The frontier. (O'Neill City, Holt County, Neb.) 1880-1965, October 02, 1952, Image 1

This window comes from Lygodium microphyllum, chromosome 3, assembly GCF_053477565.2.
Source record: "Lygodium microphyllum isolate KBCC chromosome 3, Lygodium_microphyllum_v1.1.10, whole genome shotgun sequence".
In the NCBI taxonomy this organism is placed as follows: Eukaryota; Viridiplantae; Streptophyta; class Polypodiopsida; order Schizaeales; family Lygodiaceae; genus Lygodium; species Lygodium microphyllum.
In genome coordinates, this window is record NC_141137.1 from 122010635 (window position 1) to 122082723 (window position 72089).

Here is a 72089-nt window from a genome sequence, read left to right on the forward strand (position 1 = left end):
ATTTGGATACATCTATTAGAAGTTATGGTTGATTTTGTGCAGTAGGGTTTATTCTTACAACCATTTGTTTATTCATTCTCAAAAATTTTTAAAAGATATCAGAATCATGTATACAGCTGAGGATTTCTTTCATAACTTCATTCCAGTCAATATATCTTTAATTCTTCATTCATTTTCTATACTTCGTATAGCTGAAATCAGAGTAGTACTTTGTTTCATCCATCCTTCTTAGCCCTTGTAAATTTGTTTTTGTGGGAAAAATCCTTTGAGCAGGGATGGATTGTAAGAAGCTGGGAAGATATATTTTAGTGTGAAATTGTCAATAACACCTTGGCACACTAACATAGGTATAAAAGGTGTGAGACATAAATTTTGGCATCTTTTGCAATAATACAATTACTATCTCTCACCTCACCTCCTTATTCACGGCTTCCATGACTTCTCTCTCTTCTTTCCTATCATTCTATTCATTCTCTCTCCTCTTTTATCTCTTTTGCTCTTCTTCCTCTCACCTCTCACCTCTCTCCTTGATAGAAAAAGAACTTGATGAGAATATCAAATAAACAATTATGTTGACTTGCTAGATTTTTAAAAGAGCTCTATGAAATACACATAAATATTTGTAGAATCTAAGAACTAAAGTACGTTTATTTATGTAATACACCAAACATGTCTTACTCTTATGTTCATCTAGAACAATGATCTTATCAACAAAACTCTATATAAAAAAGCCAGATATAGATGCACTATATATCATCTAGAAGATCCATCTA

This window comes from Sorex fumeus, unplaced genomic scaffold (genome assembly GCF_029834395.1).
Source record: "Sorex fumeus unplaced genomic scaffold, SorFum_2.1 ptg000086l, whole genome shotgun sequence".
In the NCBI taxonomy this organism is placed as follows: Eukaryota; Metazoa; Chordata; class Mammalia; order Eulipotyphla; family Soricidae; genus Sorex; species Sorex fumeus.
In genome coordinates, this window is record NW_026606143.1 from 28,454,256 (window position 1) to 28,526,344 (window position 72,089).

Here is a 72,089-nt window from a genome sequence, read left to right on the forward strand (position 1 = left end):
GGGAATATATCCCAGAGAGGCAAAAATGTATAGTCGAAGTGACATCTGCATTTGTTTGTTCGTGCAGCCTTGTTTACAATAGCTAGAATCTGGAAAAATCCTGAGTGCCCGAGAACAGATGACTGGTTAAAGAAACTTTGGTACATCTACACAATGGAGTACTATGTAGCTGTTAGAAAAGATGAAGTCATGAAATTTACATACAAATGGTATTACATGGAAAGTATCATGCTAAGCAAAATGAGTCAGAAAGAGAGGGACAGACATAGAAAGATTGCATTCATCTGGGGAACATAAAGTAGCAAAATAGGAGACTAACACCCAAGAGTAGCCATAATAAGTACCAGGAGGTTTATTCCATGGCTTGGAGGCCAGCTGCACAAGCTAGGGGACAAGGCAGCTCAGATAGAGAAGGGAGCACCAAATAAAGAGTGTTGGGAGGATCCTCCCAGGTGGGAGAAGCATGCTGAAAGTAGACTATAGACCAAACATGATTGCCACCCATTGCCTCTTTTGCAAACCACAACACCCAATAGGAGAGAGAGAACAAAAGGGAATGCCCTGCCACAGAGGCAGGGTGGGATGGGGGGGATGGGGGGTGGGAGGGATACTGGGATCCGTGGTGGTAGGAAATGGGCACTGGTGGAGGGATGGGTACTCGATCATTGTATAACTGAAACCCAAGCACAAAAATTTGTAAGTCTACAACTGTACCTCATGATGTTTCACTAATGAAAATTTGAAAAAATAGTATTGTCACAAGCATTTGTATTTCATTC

i •• - • v. ■ •. - ,, ten PAGES ONE SECTION M i _ PAGES i TO 10 INorth-Central Nebraska’s BIG Newspaper Volume 72.—Number 22. O’Neill,'Nebr., Thursday, October 2, 1952. Seven Cents Three big tents . . . steady flow of "customers." 5,000 Servings in City’s First Pancake Festival Closson Wins Trip to Kansas City Will Be Guest at FFA O Convention Russell* Closson, son of Mr. and Mrs. Anson Closson, has been selected as one of the Bur lington award winners in Ne braska. This award is based on the achievements made in Future Farmers of America projects and other FFA activities. Each year that railroad makes these awards to outstanding FFA boys in the territory served to encourage Future Farmer work. The Burlington will be host at the national Future Farmers of America convention in Kansas City, Mo., on October 14 at a breakfast given in honor of all Burlington award winners. Russell was selected as a winner because of his out standing leadership abilities and his farming program de velopment. He has completed four years of vocational agri culture while attending the O'Neill public school. Through his vocational agri culture and Future Farmer work he has built up a herd of 10 beef cows, four sows and litters, 300 chickens, and was farming ap proximately 40 acres of corn and oats. Russell* served as vice-pres ident of the O’Neill chapter of the FFA for two years and was recently elected as district IV chairman of the Nebraska asso ciation.. He was promoted to the state farmer degree in April. The Nebraska official delega tion will leave Lincoln by train on Monday, October 13, and will return on Friday, October 17. Russell graduated from the O’Neill public school in May. He is now attending the Nebraska university college of agriculture. 3 Sales on Frontier’s Auction Calendar Three public auctions are list ed on The Frontier’s sale calen dar involving livestock, farm machinery and household goods. They are: Friday, October 10: Elmer Coolidge and the estate of the late Harry Coolidge, Amelia; 116 head of cattle, farm machinery, etc.; Col. Ed Thorin of O’Neill, auctioneer; Chambers State bank, clerk. (See advertisement on page 6.) Friday, October 17: Joe J. Jeli nek & Sons registered Hereford production sale, Creighton live stock sales pavilion. Friday, October 17: William and George Fink, one-half mile south and 3% miles west of Page; 55 head of cattle, complete line of machinery and furniture; Col. Ed Thorin of O'Neill and Col. Buv Wanser of Page, auctioneers; Farmers State bank, Ewing, clerk. O - Dakota Kidnapper Faces Charges Sherwood Franklin Strauser, 38, kidnapper of a 13-year-old Hot Springs, S.D., girl, is facing first-degree kidnapping charges in Custer county, South Dakota. Strauser and his hostage, Ruby Pond, spent September 11—af ternoon and evening—in O’Neill in a flight across several states. Strauser two days later was ar rested at Sidney and is now in custody in Dakota. Maximum penalty is life imprisonment. Gradys Return from Ozarks— o Mr. and Mrs. J. B. Grady re turned Monday from a week’s vacation trip which took them to the Lake of the Ozarks, Mo. Their son, James, remained with Mrs. Grady’s parents, the Prays, at Ft. Dodge, la., while his par ents were visiting in the South. Polio Victim Is Improving' — STUART—Mr. and Mrs. Flor ian Scholz went to Grand Island Sunday, September 28, to see Lois Givens, who is a polio pa tient in a hospital there. Lois is "improving.” Cubs to Organize — The organizational meeting of the cub scouts will be held to day (Thursday) at the court house annex at 7:30 p.m. All cub scouts who plan to join the club must bring one parent with them of they will not be admitted, a spokesman explained. Try FRONTIER want ad vs! Five thousand servings of pan cakes were consumed between 1:30 and 8:30 p.m. Tuesday in connection with O’Neill’s pan cake day celebration. Serving was carried out under three big tents on North Fourth streets. Other statistics: Six hundred pounds of sausage were used; 120 gallons of Mead ow Gold milk and cream went into the batter and coffee; 500 pounds of Pillsbury pancake flour found its way onto the hot griddles; 480 bottles of Vermont Maid syrup were consumed; 250 gallons of Nash coffee was serv ed. The sausage was readied by the M&M staff. In addition, 960 prizes consist ing of 114-pound Pillsbury pan cake flour packages were dis tributed by O’Neill business firms. The affair was sponsored by the Chamber of Commerce. The Chamber officers and members of the retail trade com m i 11 e e Wednesday issued a statement: “We want to thank the business and professional men of O’Neill for their gener ous help and cooperation in help ing to make pancake day a big success.” A long queue of people could be found at the serving tents throughout the day and the grid dles and staff were taxed to ca pacity throughout the day. Miss Sadie Derickson, 65, of O’Neill won the pancake eating contest for the women, devour ing nine in five minutes. Honors in the men’s division went to Chester Hicks, a high school senior, who downed 14 in five minutes. Vic Halva was revealed as the entertainer who formerly was employed by “Buffalo Bill” and Henry (“Hank”) Tomlinson en tertained as master - of - cere monies. Chester R. Bowden Expires at Yuma Chester R. Bowden, 67, died Thursday, September 18, in a hospital at Yuma, Colo. He was born on a farm north of O’Neill on August 5, 1885, was reared near here, and on Novem ber 25, 1966 he married Effie Spelts. After residing north of O’Neill several years they moved to Yuma. Survivors include: Widow; son —Walter; daughter — Lovena; mother — Mrs. Della Bowden; brothers—Clyde of O’Neill, Har old of Chico, Calif., and Elvin of Elko, Nev.; sisters—Mrs. Andrew j Wettlaufer of O’Neill and Mrs. Await Spangler of Star. Among those from here at tending the funeral at Yuma were: “Grandma” Bowden and Clyde, Mrs. Audrey Bowden, Gene Closson, Mr. and Mrs. Andy Wettlaufer, Mrs. Harold Strong, all of O’Neill; Mrs. Joe Madura of Dorsey, Mr. and Mrs. Await Spangler and Delmer and Mr. and Mrs. Marvin Johnson of Star. New Well Gets Okay Now in Production O’Neill’s latest municipal water well was tied into the water sys tem at 4:30 p.m., last Thursday, giving a normal 300-to 400-gal lons-per-minute boost to the water pumping facilities. City Supt. L. C. Anderson said a purity test submitted to the state of Nebraska health labora tories certified the water as “ex cellent” for human consumption. A frame building has been erected at the reservoir (stand- I pipe) site to house all pump con- I trols and automatically operate the system. Firemen Respond to Two Calls— O’Neill firemen this week re sponded to two calls—one rural and one city alarm. At 8 o’clock Monday morning they were sum moned to a combine-tractor blaze north of O’Neill. The rig, totally I destroyed, was owned by Dewey j Marks of Kansas City, Mo. An overheated water heater at the Mrs. Charles Karel residence in north O’Neill accounted for a 7 p.m. Tuesday alarm. There was no damage. NEW STREET ARCS BUTTE—Butte, the capital of Boyd county, soon will join with a number of other north Nebras ka cities and towns with a mod em new street-lighting system. The old street lights now are be ing removed and the work is be ing pushed rapidly. Tuesday guests of Mr. and Mrs. Roy Lanman were Mr. and Mrs. George Mellor and family of Atkinson. Hearings on Basin Plan Grow Near _ Niobrara Project Will Cost $214,875,000; Holt Is Represented Highlights of a $214,875,000 plan for developing the Niobrara river basin were unveiled Tues day at Ainsworth. They were contained in a re port to the annual meeting of the Niobrara River Basin Devel opment association. Holt county’s officials of the association were on hand: James W. Rooney of O’Neill, delegate at-large; Lyle P. Dierks of Ew ing, John F. Dick of O’Neill, and Walter Reis of Atkinson, all di rectors. Some phases of the plan to bring irrigation to the valley brought protests, mostly from ranchers who want to make cer tain that water levels will be maintained in their hay mead ows. The principal objections raised to the proposed plan came from Cherry county ranchers. They were concerned over a 52-mile canal from the proposed Merritt dam on the Snake river to the edge of the Ainsworth area. The ranchers wanted to be certain there was neither seep age from the canal nor exces sive drainage. They were told that it is plan ned to line the canal for 21*4 miles where there is the most danger of seepage. The meeting Tuesday heard a report of part of the features of the six-year study just complet ed by the bureau of reclamation. The full report has not yet been released and still is preliminary. But some of the essentials were described by Clyde E. Burdick, area engineer for the bureau of reclamation at Ainsworth. A copy of the report will be submitted to Gov. Val Peterson for review. He is expected to call for public hearings. Recommended for early devel opment, according to the study, are two projects: 1. A pumping plant south of Gordon, to serve 3,150 acres of land on the Lavaca flats. 2. A dam on the Snake riv er southwest of Valentine which would provide water for irrigation of 44 thousand acres. Here are some of the other fea tures as reviewed by Mr. Bur dick: A dam on the Niobrara south | of Hay Springs to provide irri gation for some additional land in connection with the Mirage Flats project. A main stem dam south of Eli (in northern Cherry county, west of Valentine) which would develop power and store water for irrigation. Dams at Kilgore, Crookston, Valentine and Sparks which would be primarily for hydro electric power. A dam at Meadville for both irrigation and power, with water from this dam supplying the O’Neill irrigation unit. A dam on Ponca creek neai Anoka which would store flood waters to be used later for irri gation. Mr. Dierks commented in O’ Neill after the meeting and said the basin development is “pro gressing all along the way.” He said the officers hope that hear ings can be set up yet this year probably at O’Neill, Ainsworth and Gordon. Vern P. Lindholm, former sec retary of the Ainsworth Cham ber of Commerce and veteran secretary of the basin association, was elevated to the presidency, succeeding E. A. House of Ains worth, who was made a director. Mr. House has been in delicate health the past year. O'Neill Minister, Family Back from Coast— Rev. M. H. Grosenbach, Mrs. Grosenbach and family returned late Friday frOm a three weeks trip to the West coast. They ac companied Rev. and Mrs. Ferdi- j nand Witthuhn to Long Beach, Calif. The Witthuhns soon will be leaving for missionary work in Haiti. At Nampa, Ida., the Grosen bachs visited Reverend Grosen bcch’s parents, Mr. and Mrs. D. C. Grosenhach. The O’Neill minister’s Wesley an Methodist church pulpit was filled by Rev. A. W. Martz of Long Pine, Rev. W. B. Lamb of O’Neill, and several of the ladies of the missionary group. Valentine Moves Clocks Back — Valentine, one of the few Ne braska cities on daylight savings time, Wednesday moved clocks back one hour. Actually Valen tine gets the daylight time effect by changing time zones. When daylight time prevails elsewhere in the U.S., Valentine is on cen tral time. While standard time prevails elsewhere, Valentine is on mountain time. The city is near the time zone border. John Dalton, 60, Dies Suddenly Burial Wednesday for O’Neill Man Funeral services were con ducted at 10 a.m., Wednesday, October 1, for John Dalton, 60, an O^Neill men who died sud denly at 11:30 a.m., Sunday, Sep tember 28, at his home north of O’Neill. The rites were held at Biglin Brothers funeral chapel with Very Rev. Timothy O’Sul livan, pastor of St. Patrick’s Cath olic church, officiating. Burial was in Calvary cemetery. The pallbearers were Donald McKamy, Melvin M'arcellus, Floyd Luber, Fred Lindberg, James Kelly and Ralph N. Leidy. The late Mr. Dalton was born January 19, 1892, at Helena, Mont., a son of Thomas J. and Hannah Tierney Dalton. He was married to Myrtle Howell at Spearfish, S.D., on December 1, 1919. The late Mr. Dalton farmed in Antelope county, north of Neligh, for a number of years, coming to Holt county in 1926. He resided for a time southwest of Ewing. Later the family moved onto a farm north of O’Neill, purchasing the former Hicks estate. Survivors include: Widow— Myrtle; daughters—Mrs. Gerald (Darlene) Hansen and Mrs. Wil liam (Dorothy) White, both of O’Neill; and Mrs. Della Hemel strand of Denver, Colo.; son— Earl of O’Neill; mother—Mrs. Hannah Dalton of O’Neill; step son—George Hallock of Rapid City, S. D.; brothers — Frank, and Daniel Dalton, both of O’ Neill; Thomas of Omaha; sister— Mrs. Ralph Davis of O’Neill. Residential Building Site Being Readied l A sauare blotk in West O’ Neill, situated immediately west of Ford’s park and bordered on the west by U.S. highways 20 and 281, is being readied on pa per for residential building sites, it was announced Wednesday by Bill Bowker, an O’Neill realtor. The property, known as the Beha block, has been divided into 13 lots, six of which will face west. Nearby Ford’s park is five blocks from the schools and post office, Mr. Bowker explained. (See advertisement on page 4.) Mr. and Mrs. Arnold Gehring returned Sunday from a week’s vacation. They visited in Denver and other points in Colorado and western Nebraska and toured the Black Hills region in South Da kota. ••***:. wrT MP'*“ .'JP'VT * * - •»~~ •«»» ■■■?<*■: D. D. Cotton, 62, Burial at Atkinson ATKINSON— DeWitt Dexter Cotton, 62, a World War I vet eran who died from a heart ail ment Sunday, September 21, in Atkinson Memorial hospital, was buried Wednesday, September 24. Rites for the lifetime farm resident were conducted from the Methodist church at 2 p.m., with Frank Murry, lay pastor, officiat ing. Farley-Tushla post of the Am erican Legion provided military rites. The late Mr. Cotton was born near Stuart on February 12, 1890. He spent all of his life in the same home except for the time he served with the army during World War I, including many months in Europe. Survivors include: Widow—the former Audrey Amerine of Stu art; nieces—Mrs. Lewis Havran ek of Atkinson and Mrs. James Dvorak pf Oakland, Calif., who h*d mode then -with the Cottons; brother—John of Long Beach, Calif.; sisters—Mrs. Earl Halligan of Ft. Morgan, Colo., Mrs. Ross Grenier of Denver, Cola, Mrs. Robert Shields of Omaha, Mrs. Harland Whitwell of Hibbing, Minn., and Mrs. James Miller of Katrine, Ont., Canada. 5 Holt Men Among Air Force Enlistees The army-air force recruiting station at O’Neill has announced the following recent voluntary enlistments: For the regular army: Gordon F. Oakes of Ainsworth, Myron W. Koenig of Center, Richard H. L. Schulz of Tilden and Verne T. Kenan of Wood Lake. These men have gone to Camp Crow der, Mo., for processing and training. For the air force: Ernest L. fMIcBride of Ainsworth. Kenneth L. Cornell of Springview, Jerry R. Fox of O’Neill. James L. Dor sey of Newport, Leo L. Kalkow ski of Lynch, Clark H. Koppel mann of Bloomfield. John L. O’ Connell of Emmet, Dale D. Hur tig of Orchard, Melvin J. Hamik of Stuart, Ronald R. Lee of Springview. Edward A. Pavel of Ewing, Richard G. Hull of Lvnch, Wilbur Elsasser of Lynch, Amos L. Leder of Atkinson. Darold L. Trease of Orchard and Robert E. Wbitmer of Orchard. Thf^e pir force ^n^tees have gone to Parks air force base, Pleasanton, Calif. Hastings People Here — Mr. and Mrs. Cecil Brown of Hastings are here visiting Mr., and Mrs. Bob Kurtz. Hog Embargo Off; 21-Day Quarantine Stockers, Feeders Sell Here Today The state agricultural depart ment Monday lifted the ban on swine shows and hog auctions effective October 1. Monday’s action elminiated the last of the restrictions imposed July 29 to stamp out vesicular exanthema. The hog disease made its first Nebraska appearance during June. Slaughter of nearly 11,000 animals under quarantine was completed last week. An indem nity program was authorized by the legislature. Feeders and stocker hogs may be sold through auction bams and public markets, beginning Octo ber 1, after inspection bv an au thorized veterinarian. The hogs must still be held in quarantine by the purchaser for 21 days be fore being allowed to run with other hogs. Hogs of all types will be sold as usual today (Thursday) at the O’Neill Livestock Market. Buy ers, however, will be instructed that purchased hogs will have to be retained for 21 days and kept segregated from other hogs. Fat hogs have been marketed at O’Neill straight through the emergency but stockers and feed ers were restricted from the sale rings. WEATHER SUMMARY Week’s weather summary for 24-hour periods ending at 6 p.m. daily follows: Hi Lo Prec. September 24 _77 41 .01 September 25 _83 44 September 26_84 40 September 27_94 49 September 28_82 55 September 29_83 44 September 30 _89 40 October 11 _67 47 Visit Dakota — Mr. and Mrs. Dave Loy, Mr. and Mrs. Bob Cook, Mr. and Mrs. Frank Grenier and Mr. and Mrs. Preston Jones were Sunday vis itors at Lake Andes and Picks town, S.D. Return from Oklahoma — Mrs. Mildred Wyant returned to O’Neill Wednesday after hav ing spent the past ten days va cationing in Oklahoma City, Okla., Fredricks, Okla., and Fre mont. Mrs. Marie Salisbury drove to Oakland Sunday. She was ac companied by Miss Effie Stevens, who remained there to visit a week with her brother. TUCK OVERTURNS ... A Lusk, Wyo., trucker with a load of cattle enroute to Omaha failed to negotiate a turn early Thursday morning at the junction of U.S. highways 20 and 281, north west of the city, and overturned. One cow was killed, others fled and had to be rounded up. The driver was unhurt. I .. 1 " . SI. Anthony's hospital dedication rile ■ . . Julius D. Cronin. master-of-ceremonies. i, pictured addressing a portion of the crowd’ t - ~ -----±r + + ‘Firsts’ for New Hospital Noted St. Anthony’s hospital for mally opened its doors Friday morning to receive patients. Promptly the honorary hon ors for “firsts” were passed out. Roy Engene Grenier, son of Mr. and Mrs. Vem Grenier of O’Neill, arrived at 3:50 p.m. Friday—the first infant born in the new hospital. He weigh ed 10 pounds 8 ounces. Sharleen McClellan of O’ Neill was the first minor sur gery patient, submitting to a tonsilectomy on Friday. John Arthur Smith, 13>. of O’Neill was admitted late Tuesday and submitted to an appendectomy Wednesday morning—the first major sur gery case. Even before the new hospi tal was officially opened and while open-house observance was in progress, Mrs. Gladys Cunningham of O’Neill was received as an outpatient and received X-ray treatment. Mrs. J. L. McCarville, jr., of O’Neill was admitted as a maternity patient before the hospital was opened. Induction for 5 Holt Men Oct. 20 I I - 1 j Six Holt county selective serv I ice registrants departed early Wednesday morning for Omaha | whetre they were to receive ; their preinduction physical exam inations. They were: Jess Mellor of At kinson, Wayne R. Hoffman of Ewing, Reginald B. Pinkerman oif Dorsey, Roland J. Kunz of Stuart, Stephen S. Turay of O’ Neill and Eldon F. Dohnal of O’Neill. Meanwhile, five registrants have been ordered to report for induction on Monday, October 20: Thev are: James F. Sicheneder, of Atkinson, Daryl M. Beckwith of Emmet, Norman K. Trow bridge of Page, John N. Kamo haus of Amelia, and Donald H. DeGroff of Amelia. 'Teen Time' Production at O'Neill High— An all high school variety show entitled “Teen Time,” will be presented by the O’Neill high school on Tuesday, October 14, at 8 o’clock in the auditorium. “Teen Time” is a comic strip review using all types of talent. A few of the skits are “Pop iJenks on Saturday Night,” “Lit j tie Iodine,” and “Terry and the ’ Pirates.” More than 50 are in the cast. Proceeds will be used to help buy a spotlight for use in the auditorium. Republicans Speak On O'Neill Streets— Several candidates of the re publican party were here Friday afternoon to address public gath erings on the streets. Those here were Gubernator ial Candidate Robert Crosby, Sen. Hugh Butler, Dr. A. L. Mil ler, Former Governor Dwight Griswold, Mrs. Edna Donald and Mrs. Arthur Bowring. BUYS BOWLING ALLEY Freeman L. Knight this week announced that he has purchased the OTNeill bowling alley from Harold Humrich. Mr. Knight rtook possession last week. He says he contemplates a full schedule of league bowling for men and women. Clean-Up Day— PAGE—The Methodist church sponsored a clean-up day last Thursday. Men mowed the lawn and repaired plaster. Mr. and Mrs. Bud Snyder of Columbus visited Mrs. Snyder’s parents, Mr. and Mrs. Mike Lang an, over the weekend. 1,800 Tour Hospital at Open House Patients Arrive Before Formal Opening of 37 - Bed Institution An estimated 1,800 persona Wednesday, September 24, toured the new St. Anthony’s hospital following the dedication rites, j Eight hundred persons signed the guest register but more than twice that many persons in spected the new half-million-dol lar health center during the open-house observance. The in spection began immediately fol lowing the dedication program and continued until 9 o’clock in the evening. Archbishop Gerald T. Bergan, head of the Omaha Roman Catholic archdiocese, was the principal speaker at the 2 p.m. ceremony. He lauded the com munity for its accomplishment in building an institution dedi cated to the saving of lives. He contrasted this purpose with the manmade machines that aro destroying lives. Julius D. Cronin, O’Neill at torney, was master-of-ceremonie* and presided from a specially erected platform immediately in front of and to the east of the front hospital entrance. Music by the Page high school band and the combined O’Neill band—composed of O’Neill high school and St. Mary’s academy musicians—preceded the formal program. Mayor J. E. Davis praised the efforts of those who had madu possible the hospital and spec ifically singled out the work of James M. Corkle and L. D. Put nam. Rev. J. Laverne Jay, northeast Nebraska district superintendent for the Methodist church, stressed that O’Neill’s new hospital was the product of community effort. He said his church likewise owns MAGAZINE STILL AVAILABLE A limited number of St An thony’s hospital magazines, published in supplement form by The Frontier a week ago, are still available at the circu lation counter for 25 cents per copy. These will be mailed pre paid to any address in the U.S. The magazine contains 38 large pictures of O’NeiH’s new hospital. and operates hospitals and he told the audience he knew something of the difficult problems in oper ating a modem hospital. “It is a dream come true,” Rev Jay said. “This significant achievement is the result of the generosity and loyal devotion off many people. I have never seen a finer and more completely equipped hospital anywhere.” Verne A. Pangborn, director of the division of hospitals, Nebras ka department of health, told the* audience he had been intimate with the new O’Neill hospital from its earliest stages. “I find it difficult to find even a single thing wrong with his fine new institution,” he explained. Dr. E. A. Rogers, acting di rector of the Nebraska depart ment of health, presented to* Mother Bertrand of the Sisters of Sj. Francis, the necessary li censes that had been issued to Si, Anthony's. A mixed chorus composed of O’Neill high school and St. Mary’s academy students accom panied the band in “God of Our Fathers” and “America, the Beau tiful.” Both Mr. Corkle and Mr. Putnam spoke briefly. A dedication banquet was held at noon at the American Legion auditorium. District Judge D. R. Mounts was principal speaker. Archbishop Bergan also spoke. A male quartette sang. Voices were those of D. H. Clauson, John Dick, C. E. Yantzi and Roy D. Johnson-. The benefit $2.50-per-plate ban quet netted about $750. The “Voice of The Frontier” special events unit brought the proceedings to radio listeners in a 45-minute program (WJAG, 760 k.c.) from the hospital. Broadcast - ing began at 1:45 p.m., with George Hammond, William Froe lich, jr., and Evans Meier at the microphones. Through a compli cated engineering arrangement, listeners were able to listen to re marks of all the speakers, visit the heating plant and major sur gery rooms, hear an interview from the hospital's “front office”' with Mother Bertrand, and EVans Meier of the WJAG staff, perched-, atop the hospital entrance, pick»i ud the music from the band and chorus and did a descriptive from his lofty vantage point. The “Voice’s” engineering booth was in the hospital sewing room near the Sisters’ cloister, directly be hind the speakers’ platform. MARRIAGE LICENSES Francis L. Cox and Ednah Cox, both of Omaha, on Septem ber 24. Married the same day by Rev. Wallace B. Smith. James Edward Urlaub and Miss Dorothy Faye Iler on Sep tember 25. Mrs. Agnes Gaffney expects to leave Friday for Marion, la., to visit her sister-in-law, Mrs. Ed Allen.